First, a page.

In a hard hitting commentary in Oct 2014, Veronique de Rugy Senior Research Fellow at the Mercatus Center at George Mason University and a syndicated columnist wrote, “Consider the recent revelation that the regulators at the Federal Reserve in New York were cozying up with one of the nation’s biggest financial institutions it was supposed to oversee. Secret recordings made by Carmen Seqarra, a bank examiner for the Fed in New York—parked at Goldman Sachs—exposes the degree to which Fed regulators were actually failing the taxpayers they allegedly protect against the “too big to fail” corporations that the government created.  According to Segama, it was common belief among Goldman employees that, depending on the client, they could choose which consumer rules to follow—or not follow—without any fear of consequences from the Fed.” Unquote. This is an example of how the regulators can knowingly fall prey to conflict of interest.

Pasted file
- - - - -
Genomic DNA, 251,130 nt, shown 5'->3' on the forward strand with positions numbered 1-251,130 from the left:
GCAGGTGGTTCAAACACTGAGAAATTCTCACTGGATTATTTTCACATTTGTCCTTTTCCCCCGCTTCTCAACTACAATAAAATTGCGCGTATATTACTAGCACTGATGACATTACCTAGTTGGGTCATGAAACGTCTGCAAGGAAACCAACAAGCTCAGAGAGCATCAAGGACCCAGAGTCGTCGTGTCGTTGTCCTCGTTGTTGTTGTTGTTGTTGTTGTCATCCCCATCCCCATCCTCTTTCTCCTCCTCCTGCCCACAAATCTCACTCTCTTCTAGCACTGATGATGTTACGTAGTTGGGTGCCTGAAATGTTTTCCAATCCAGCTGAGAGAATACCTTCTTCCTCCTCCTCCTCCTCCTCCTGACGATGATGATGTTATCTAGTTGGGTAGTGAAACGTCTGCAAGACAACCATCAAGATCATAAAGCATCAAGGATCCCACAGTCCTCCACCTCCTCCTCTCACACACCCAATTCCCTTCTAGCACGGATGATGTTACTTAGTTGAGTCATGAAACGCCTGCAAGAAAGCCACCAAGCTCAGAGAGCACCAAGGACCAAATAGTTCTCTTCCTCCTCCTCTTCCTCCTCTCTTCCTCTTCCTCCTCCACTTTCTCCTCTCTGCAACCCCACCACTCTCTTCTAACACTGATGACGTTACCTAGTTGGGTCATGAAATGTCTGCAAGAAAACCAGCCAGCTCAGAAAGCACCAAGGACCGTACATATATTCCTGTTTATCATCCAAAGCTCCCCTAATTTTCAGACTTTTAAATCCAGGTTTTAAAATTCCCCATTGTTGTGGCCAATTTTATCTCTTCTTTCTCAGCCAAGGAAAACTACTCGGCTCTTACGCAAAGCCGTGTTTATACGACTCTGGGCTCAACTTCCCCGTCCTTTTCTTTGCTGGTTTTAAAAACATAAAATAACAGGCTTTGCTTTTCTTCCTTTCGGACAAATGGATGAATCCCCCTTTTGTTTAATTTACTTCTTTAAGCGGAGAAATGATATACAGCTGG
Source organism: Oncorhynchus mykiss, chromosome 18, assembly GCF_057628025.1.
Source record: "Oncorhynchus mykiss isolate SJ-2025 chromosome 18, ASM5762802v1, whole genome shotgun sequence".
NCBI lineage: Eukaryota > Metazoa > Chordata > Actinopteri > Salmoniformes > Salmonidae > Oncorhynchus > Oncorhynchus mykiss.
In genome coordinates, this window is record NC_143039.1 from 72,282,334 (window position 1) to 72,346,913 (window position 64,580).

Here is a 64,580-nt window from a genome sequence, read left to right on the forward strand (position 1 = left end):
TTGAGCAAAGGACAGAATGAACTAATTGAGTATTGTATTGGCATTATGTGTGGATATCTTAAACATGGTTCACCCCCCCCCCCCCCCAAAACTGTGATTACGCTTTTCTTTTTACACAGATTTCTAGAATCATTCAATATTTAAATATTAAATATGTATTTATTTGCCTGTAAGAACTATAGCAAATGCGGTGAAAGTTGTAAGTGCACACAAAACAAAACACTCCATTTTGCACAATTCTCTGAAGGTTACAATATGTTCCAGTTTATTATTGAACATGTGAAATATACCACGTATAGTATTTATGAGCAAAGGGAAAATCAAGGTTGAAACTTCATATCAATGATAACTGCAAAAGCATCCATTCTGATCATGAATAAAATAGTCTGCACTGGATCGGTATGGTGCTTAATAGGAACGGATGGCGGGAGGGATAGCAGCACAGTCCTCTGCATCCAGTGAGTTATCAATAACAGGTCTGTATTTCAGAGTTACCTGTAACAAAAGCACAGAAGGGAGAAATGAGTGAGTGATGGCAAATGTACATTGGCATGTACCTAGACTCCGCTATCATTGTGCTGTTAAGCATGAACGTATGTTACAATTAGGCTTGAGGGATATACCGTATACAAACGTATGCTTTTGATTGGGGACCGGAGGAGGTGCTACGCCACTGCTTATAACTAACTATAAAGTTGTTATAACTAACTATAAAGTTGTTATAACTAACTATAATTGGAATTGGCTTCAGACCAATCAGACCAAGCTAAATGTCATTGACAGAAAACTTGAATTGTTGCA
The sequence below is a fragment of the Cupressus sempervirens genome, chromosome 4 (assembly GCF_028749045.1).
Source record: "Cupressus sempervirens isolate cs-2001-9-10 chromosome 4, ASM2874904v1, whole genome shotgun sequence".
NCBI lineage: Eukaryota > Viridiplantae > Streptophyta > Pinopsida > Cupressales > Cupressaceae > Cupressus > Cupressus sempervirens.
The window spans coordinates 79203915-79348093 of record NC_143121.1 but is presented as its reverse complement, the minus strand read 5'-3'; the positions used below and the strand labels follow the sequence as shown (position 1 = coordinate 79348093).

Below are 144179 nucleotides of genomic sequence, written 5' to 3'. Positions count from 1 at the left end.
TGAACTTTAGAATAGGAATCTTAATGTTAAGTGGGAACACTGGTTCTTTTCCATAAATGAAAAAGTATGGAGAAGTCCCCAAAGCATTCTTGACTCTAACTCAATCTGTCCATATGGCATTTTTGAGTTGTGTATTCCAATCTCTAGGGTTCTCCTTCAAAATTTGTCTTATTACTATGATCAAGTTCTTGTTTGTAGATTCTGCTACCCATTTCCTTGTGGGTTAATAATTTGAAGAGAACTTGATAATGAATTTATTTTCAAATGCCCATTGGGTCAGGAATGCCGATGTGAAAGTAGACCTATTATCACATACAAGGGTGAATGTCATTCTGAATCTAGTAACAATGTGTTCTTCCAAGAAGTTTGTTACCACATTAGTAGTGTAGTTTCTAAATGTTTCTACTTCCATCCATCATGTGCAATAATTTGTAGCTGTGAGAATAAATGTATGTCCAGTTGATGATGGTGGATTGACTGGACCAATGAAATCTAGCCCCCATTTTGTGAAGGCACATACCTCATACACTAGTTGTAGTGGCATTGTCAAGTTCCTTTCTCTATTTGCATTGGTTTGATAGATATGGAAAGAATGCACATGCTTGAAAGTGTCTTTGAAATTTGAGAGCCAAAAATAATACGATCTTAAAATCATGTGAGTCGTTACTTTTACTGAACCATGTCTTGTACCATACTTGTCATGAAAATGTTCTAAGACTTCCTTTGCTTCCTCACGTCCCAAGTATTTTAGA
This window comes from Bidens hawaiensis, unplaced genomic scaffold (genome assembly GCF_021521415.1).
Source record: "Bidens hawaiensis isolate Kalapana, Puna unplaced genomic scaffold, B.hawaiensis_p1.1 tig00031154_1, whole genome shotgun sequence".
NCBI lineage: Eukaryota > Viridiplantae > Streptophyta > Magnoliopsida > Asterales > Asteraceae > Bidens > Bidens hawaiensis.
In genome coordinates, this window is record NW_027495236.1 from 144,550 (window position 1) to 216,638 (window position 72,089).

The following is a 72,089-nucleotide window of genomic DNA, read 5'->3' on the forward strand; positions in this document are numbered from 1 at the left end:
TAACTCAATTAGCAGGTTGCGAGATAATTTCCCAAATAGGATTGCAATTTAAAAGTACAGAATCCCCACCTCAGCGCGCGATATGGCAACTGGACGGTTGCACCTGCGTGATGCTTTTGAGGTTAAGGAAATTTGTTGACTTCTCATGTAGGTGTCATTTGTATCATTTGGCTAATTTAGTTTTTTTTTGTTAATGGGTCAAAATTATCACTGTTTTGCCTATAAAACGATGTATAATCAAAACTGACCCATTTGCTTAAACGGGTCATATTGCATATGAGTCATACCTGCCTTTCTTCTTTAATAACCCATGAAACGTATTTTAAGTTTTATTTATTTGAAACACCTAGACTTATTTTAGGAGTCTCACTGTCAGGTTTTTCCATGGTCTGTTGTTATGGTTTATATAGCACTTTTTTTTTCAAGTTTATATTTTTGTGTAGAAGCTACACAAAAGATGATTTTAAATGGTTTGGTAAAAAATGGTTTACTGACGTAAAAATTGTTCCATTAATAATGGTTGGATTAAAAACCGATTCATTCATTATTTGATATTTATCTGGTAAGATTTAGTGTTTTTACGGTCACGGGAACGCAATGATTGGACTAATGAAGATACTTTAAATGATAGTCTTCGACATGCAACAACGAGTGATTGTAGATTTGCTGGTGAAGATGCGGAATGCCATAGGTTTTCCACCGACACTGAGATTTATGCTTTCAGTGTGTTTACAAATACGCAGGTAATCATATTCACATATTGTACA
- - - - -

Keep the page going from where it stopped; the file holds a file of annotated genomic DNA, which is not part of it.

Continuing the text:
All of Pakistan’s 18 regulator bodies function directly under the government, those who man these bodies are also hired and fired by the govt. Our regulators appear to be subservient to the dictates of the government of the day and other vested interests, having surrendered their constitutional independence.  In Pakistan the opposite of what the world follows is the norm and many of our regulatory authorities have been in the news for all the wrong reasons.. It is normal for anyone attached to a particular industry or sector to be appointed a regulator, specifically. How can anyone in Regulator capacity oversee/regulate an industry/sector in which he/she was attached with before becoming a regulator? But it has happened. Nomination and appointment of the regulator’s leadership should be based on transparent and accountable processes. Clear conflict of interest rules should be in place to support independent behavior while in employment and upon exiting. In Pakistan anyone from a regulator agency can also work with in any other commercial entity without any problems. This gives rise to conflict of interest when someone’s judgement can be influenced, or perceived to be influenced, by a personal, financial or other interest.